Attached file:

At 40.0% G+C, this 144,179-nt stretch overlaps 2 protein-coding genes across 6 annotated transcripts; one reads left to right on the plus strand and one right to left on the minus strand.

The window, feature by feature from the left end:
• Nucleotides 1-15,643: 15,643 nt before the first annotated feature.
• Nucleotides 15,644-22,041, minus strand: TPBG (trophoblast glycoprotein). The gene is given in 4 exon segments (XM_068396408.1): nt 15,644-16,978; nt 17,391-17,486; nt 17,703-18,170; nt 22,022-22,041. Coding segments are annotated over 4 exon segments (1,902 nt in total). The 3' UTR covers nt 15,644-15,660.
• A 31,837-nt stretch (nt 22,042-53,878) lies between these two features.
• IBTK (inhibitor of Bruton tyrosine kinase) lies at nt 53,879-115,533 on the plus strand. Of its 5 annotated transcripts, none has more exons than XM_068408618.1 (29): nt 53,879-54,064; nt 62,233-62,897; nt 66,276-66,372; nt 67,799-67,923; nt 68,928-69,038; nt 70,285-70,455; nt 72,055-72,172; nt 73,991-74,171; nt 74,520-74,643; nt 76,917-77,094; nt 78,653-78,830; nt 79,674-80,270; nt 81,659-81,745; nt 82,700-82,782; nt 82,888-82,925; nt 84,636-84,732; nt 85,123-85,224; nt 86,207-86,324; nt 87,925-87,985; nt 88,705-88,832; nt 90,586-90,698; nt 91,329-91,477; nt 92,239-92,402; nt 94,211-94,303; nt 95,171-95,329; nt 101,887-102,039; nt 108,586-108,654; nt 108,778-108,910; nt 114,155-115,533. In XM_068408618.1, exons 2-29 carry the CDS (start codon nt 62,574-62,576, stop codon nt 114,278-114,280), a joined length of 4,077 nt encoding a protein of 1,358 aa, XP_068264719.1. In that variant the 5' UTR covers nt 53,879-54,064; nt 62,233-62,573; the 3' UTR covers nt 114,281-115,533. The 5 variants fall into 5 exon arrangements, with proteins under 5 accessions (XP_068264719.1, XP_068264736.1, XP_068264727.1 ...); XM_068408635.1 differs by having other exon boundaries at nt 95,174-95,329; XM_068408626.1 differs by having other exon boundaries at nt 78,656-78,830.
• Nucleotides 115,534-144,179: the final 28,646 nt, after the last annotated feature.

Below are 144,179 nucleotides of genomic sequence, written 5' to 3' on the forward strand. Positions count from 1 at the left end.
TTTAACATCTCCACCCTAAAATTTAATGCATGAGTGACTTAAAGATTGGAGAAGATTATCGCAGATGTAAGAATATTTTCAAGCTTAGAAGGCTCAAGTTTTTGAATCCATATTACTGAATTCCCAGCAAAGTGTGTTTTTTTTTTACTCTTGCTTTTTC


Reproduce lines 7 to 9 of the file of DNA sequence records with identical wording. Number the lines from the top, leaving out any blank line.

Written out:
• Nucleotides 115,534-144,179: the final 28,646 nt, after the last annotated feature.

Below are 144,179 nucleotides of genomic sequence, written 5' to 3' on the forward strand. Positions count from 1 at the left end.
TTTAACATCTCCACCCTAAAATTTAATGCATGAGTGACTTAAAGATTGGAGAAGATTATCGCAGATGTAAGAATATTTTCAAGCTTAGAAGGCTCAAGTTTTTGAATCCATATTACTGAATTCCCAGCAAAGTGTGTTTTTTTTTTACTCTTGCTTTTTC